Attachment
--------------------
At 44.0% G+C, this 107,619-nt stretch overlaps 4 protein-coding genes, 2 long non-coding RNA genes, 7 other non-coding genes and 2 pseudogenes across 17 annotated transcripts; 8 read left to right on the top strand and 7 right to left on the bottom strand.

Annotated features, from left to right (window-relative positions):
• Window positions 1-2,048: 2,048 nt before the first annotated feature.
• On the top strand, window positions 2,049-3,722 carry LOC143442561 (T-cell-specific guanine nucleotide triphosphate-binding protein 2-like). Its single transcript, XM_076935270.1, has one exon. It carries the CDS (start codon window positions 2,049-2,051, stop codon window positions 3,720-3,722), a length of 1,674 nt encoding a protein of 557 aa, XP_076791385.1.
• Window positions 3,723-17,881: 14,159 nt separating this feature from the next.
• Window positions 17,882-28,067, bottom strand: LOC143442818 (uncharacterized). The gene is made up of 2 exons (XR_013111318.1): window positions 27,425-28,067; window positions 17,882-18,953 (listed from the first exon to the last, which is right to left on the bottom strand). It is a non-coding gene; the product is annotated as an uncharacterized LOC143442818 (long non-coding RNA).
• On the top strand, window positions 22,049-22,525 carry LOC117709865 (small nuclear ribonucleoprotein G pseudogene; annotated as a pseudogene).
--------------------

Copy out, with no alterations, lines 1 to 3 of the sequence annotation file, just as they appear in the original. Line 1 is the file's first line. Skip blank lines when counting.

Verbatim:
At 44.0% G+C, this 107,619-nt stretch overlaps 4 protein-coding genes, 2 long non-coding RNA genes, 7 other non-coding genes and 2 pseudogenes across 17 annotated transcripts; 8 read left to right on the top strand and 7 right to left on the bottom strand.

Annotated features, from left to right (window-relative positions):
• Window positions 1-2,048: 2,048 nt before the first annotated feature.